Experiential learning, to put it simply, is the process of “learning through experiments”. More specifically, the process begins with practicing and experiments. Then, the learner analyzes and reflects on the experience and the results of that experience. This process helps students consolidate knowledge, develop new competencies, skills, behaviors and even new ways of thinking. It is considered to have many advantages compared to the traditional educational method (mainly focusing on providing knowledge/information and conveying information through lectures). Learning through practice is the process by which students learn from their own experiences through touch directly with learning materials, objects, which is different from learning through reading a book. It means through the experience of others that are summarized in writing.



Source: Todd Fitch and Janet Watson, Experiential Learning, University of California Berkeley, 2014.

The advantage of experiential learning in developing thinking has been proven by many scientists. Herman Ebbinghaus who is a German physicist, a pioneer in experimental research and memory has shown that if your rate of learning (from a lecture) is 100% on the first day, then on the second day, that number will drop significantly from 50-80% and so on until only 2-3% on the last day of the month. Similarly, according to William Glasser, we only learn 10% from reading, and 20% from listening (from other people). Meanwhile, he believes that 80% of the knowledge we acquire is through experience in reality.

Not only plays an important role in memory development, but experiential learning is also proven to help people develop comprehensively: developing observation skills, cognitive and thinking skills, application skills behavior, perceptual skills, and emotional expression (Toddthe Fitch and Janet Watson 2014). Learning through experience is also evaluated as helping to develop 21st-century competencies: 4C (Critical thinking - Communication - Collaboration - Creativity).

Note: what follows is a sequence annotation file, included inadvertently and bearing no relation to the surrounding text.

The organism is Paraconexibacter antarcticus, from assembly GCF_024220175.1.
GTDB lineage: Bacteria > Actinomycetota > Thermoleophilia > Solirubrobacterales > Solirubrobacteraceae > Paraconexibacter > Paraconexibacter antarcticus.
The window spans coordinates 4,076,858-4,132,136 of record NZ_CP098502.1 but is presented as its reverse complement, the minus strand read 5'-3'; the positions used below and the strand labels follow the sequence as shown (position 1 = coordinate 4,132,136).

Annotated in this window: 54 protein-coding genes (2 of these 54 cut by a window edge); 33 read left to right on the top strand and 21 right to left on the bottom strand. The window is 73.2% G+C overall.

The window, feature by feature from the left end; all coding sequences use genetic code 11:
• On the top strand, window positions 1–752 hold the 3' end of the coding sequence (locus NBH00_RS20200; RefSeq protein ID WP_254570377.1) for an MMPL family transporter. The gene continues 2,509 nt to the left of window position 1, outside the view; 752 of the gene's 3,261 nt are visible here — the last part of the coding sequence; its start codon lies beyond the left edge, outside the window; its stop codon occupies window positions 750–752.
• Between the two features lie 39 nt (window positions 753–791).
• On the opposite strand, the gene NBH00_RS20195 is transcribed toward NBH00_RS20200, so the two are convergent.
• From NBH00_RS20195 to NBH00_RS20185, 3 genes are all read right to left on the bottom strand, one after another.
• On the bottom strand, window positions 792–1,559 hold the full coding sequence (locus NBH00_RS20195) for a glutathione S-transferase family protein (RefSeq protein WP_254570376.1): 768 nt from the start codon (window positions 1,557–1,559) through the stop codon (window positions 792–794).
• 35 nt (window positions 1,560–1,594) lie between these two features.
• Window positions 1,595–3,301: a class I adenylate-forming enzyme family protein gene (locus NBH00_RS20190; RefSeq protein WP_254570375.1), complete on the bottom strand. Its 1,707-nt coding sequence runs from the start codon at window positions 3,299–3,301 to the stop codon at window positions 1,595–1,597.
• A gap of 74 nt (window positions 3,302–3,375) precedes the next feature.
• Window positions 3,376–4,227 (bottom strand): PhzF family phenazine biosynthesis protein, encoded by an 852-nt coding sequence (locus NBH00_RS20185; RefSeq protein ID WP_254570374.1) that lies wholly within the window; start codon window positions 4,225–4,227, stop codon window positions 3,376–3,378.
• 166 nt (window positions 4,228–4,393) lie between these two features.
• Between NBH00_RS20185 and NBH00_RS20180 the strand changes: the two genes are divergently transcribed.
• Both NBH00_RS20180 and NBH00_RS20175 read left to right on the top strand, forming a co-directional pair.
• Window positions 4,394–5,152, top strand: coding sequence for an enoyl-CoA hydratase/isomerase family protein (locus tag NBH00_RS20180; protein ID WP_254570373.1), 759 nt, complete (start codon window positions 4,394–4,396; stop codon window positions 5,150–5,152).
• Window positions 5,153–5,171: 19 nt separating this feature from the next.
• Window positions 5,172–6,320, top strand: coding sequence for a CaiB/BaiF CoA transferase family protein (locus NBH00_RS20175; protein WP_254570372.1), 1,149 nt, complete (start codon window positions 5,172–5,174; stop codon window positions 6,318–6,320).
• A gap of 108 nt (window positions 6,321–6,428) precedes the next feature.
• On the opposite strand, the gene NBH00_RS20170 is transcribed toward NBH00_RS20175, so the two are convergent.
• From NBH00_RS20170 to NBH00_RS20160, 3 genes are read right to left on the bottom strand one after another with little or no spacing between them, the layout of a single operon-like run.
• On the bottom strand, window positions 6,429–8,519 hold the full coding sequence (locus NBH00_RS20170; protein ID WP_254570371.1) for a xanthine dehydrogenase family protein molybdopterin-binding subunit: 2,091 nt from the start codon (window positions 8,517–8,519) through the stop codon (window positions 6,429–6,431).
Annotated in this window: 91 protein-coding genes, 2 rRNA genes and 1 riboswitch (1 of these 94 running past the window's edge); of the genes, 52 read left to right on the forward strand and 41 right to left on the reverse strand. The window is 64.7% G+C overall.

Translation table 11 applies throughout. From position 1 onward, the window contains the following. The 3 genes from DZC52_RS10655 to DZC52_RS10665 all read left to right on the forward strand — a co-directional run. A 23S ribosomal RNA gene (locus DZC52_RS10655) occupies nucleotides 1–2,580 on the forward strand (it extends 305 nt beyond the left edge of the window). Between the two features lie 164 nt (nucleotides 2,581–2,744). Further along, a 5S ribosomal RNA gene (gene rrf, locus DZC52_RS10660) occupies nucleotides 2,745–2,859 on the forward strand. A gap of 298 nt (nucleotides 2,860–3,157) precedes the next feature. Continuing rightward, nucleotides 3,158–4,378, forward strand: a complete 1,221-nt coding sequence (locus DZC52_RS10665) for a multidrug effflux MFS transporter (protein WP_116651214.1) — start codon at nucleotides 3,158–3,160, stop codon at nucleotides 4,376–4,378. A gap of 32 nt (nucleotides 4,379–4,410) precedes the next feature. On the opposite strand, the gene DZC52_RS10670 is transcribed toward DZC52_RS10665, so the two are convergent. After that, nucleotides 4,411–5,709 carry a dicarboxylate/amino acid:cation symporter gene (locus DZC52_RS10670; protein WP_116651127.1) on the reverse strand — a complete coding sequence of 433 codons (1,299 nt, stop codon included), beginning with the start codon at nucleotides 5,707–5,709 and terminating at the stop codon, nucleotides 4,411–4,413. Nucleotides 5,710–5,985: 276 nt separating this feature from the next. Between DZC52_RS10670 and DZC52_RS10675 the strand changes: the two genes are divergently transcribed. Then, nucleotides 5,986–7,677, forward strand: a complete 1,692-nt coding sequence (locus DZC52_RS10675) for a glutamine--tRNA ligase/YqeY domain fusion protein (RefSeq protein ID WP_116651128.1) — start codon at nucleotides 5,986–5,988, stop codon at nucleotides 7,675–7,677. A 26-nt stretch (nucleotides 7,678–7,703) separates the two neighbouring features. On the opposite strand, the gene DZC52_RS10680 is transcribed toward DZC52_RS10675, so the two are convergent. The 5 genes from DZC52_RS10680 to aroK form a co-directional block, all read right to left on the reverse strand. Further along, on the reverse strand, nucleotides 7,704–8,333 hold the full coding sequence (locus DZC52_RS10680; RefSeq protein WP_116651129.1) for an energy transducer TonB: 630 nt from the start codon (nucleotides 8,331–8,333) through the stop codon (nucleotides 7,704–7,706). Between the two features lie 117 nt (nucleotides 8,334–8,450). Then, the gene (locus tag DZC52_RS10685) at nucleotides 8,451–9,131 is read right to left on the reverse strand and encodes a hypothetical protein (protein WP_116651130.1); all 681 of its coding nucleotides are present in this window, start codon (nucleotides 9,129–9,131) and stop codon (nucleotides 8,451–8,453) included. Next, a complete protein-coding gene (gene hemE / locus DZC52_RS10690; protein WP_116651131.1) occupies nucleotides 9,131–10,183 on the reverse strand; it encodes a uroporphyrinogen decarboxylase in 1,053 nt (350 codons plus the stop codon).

These are nothing new. Experimentation is the foundation of Western science. Many philosophers and scientists have made statements about the role of experience. For example, Aristotle (384-322 BC) said: "For things we have to learn before we can do, we learn by doing". Albert Einstein (1879-1955) said that “The only source of knowledge is experience”. However, in the advanced education in the world, experiential activities are meticulously designed when integrated into the general curriculum. It seems that this is still a relatively remote problem for the Vietnamese education system.

Aware of the importance of experiential learning, the Ministry of Education and Training is planning to integrate experiential activities into curricular programs (See the new General Education Program of the Ministry of Education and Training on December 28, 2018). Some private schools have even begun to apply this model in practice. At the same time, experiential learning services (provided by non-school facilities such as research institutes, museums, educational farms, and event organizations) are also increasingly abundant. However, according to our observations and assessments, current experiential learning models still have many limitations, such as: